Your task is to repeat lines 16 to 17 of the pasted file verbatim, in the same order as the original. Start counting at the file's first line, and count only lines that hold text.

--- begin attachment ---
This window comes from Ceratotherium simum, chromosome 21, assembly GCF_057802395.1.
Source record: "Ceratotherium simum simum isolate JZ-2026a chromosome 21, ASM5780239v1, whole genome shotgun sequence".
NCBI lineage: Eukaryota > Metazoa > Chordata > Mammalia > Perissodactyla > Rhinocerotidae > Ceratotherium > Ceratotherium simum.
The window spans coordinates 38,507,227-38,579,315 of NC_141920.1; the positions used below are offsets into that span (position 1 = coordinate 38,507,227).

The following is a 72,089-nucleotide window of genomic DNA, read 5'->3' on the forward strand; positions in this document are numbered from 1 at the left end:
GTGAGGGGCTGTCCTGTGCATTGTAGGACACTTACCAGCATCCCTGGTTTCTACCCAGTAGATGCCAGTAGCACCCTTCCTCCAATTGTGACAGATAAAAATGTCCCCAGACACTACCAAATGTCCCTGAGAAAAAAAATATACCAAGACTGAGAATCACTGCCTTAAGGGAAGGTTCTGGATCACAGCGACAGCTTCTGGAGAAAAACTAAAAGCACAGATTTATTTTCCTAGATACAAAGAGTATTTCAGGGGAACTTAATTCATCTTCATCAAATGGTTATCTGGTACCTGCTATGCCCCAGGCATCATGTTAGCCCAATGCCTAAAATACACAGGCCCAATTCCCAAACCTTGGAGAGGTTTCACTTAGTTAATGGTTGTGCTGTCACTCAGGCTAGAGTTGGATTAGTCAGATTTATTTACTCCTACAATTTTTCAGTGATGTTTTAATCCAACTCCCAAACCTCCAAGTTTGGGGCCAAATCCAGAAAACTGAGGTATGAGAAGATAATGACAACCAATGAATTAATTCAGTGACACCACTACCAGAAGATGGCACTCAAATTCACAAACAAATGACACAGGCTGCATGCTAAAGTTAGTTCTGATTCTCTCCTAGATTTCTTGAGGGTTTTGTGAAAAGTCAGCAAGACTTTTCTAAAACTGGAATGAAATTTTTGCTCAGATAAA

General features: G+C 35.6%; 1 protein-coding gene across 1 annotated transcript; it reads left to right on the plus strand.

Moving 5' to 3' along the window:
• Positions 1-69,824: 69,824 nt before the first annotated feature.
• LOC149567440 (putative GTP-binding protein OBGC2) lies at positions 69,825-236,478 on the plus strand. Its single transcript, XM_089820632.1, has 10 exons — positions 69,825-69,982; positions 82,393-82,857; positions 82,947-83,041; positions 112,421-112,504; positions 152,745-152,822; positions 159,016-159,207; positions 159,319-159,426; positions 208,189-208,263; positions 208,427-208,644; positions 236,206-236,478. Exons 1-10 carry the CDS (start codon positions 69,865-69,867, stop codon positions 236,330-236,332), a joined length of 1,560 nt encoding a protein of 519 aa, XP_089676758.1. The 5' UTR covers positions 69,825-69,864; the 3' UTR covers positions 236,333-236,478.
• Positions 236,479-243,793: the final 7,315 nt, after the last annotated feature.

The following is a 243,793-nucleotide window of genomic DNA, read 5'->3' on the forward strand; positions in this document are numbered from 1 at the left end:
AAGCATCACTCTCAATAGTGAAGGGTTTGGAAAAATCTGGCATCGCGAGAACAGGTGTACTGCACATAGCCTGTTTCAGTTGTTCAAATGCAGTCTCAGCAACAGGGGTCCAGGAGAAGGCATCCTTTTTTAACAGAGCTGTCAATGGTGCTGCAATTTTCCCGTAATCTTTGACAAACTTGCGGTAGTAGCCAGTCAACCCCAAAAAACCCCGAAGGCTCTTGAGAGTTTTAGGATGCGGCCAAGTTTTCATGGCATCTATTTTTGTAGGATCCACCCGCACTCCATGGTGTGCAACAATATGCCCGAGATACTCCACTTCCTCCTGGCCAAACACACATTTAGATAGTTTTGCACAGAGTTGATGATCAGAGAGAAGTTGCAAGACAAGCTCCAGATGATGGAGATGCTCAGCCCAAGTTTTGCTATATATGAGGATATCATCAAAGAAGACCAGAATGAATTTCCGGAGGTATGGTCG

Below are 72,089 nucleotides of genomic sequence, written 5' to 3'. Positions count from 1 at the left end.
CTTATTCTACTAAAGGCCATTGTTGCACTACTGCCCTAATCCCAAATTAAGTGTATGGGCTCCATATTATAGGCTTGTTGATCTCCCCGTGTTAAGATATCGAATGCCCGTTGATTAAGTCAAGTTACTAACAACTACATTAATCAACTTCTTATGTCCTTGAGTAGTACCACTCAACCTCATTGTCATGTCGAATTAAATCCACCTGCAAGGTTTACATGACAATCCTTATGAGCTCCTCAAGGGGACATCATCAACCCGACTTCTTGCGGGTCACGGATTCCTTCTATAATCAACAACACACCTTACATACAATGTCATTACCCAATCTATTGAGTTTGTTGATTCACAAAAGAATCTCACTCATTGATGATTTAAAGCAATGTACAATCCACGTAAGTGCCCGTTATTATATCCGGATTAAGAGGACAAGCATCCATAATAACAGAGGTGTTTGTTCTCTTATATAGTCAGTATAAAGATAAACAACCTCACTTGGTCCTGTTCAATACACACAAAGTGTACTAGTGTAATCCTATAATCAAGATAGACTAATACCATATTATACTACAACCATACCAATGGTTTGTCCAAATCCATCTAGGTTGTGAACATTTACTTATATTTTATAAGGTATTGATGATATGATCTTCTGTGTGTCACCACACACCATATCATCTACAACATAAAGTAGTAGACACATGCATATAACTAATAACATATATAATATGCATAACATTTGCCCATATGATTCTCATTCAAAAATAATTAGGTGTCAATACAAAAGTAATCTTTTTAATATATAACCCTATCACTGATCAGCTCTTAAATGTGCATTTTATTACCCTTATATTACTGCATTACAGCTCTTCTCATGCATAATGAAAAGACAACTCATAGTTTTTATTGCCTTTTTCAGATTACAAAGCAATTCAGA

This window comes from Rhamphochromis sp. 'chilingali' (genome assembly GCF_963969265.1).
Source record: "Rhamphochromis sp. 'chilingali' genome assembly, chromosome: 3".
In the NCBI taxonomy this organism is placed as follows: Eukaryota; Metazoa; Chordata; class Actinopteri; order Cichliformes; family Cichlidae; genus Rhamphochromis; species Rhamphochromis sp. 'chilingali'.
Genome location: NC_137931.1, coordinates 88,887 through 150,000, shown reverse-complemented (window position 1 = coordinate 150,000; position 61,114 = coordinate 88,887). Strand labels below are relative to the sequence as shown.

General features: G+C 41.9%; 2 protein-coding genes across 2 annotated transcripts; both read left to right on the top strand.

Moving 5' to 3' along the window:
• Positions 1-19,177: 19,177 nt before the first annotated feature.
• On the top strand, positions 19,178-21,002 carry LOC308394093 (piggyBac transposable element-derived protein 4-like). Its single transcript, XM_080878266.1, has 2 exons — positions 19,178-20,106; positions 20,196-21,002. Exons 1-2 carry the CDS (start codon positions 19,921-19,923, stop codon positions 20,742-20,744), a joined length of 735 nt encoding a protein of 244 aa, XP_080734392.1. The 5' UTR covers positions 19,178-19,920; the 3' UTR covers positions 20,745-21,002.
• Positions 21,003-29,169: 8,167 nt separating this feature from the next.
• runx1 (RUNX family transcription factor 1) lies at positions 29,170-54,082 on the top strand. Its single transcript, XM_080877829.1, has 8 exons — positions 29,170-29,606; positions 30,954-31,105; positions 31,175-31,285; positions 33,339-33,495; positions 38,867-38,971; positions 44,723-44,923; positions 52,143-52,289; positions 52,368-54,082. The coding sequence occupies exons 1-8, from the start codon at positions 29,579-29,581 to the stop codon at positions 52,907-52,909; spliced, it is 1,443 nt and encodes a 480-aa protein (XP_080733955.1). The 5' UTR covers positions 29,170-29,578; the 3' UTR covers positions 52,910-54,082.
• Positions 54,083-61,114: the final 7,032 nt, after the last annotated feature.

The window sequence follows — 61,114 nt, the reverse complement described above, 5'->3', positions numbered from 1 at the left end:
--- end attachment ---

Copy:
This window comes from Rhamphochromis sp. 'chilingali' (genome assembly GCF_963969265.1).
Source record: "Rhamphochromis sp. 'chilingali' genome assembly, chromosome: 3".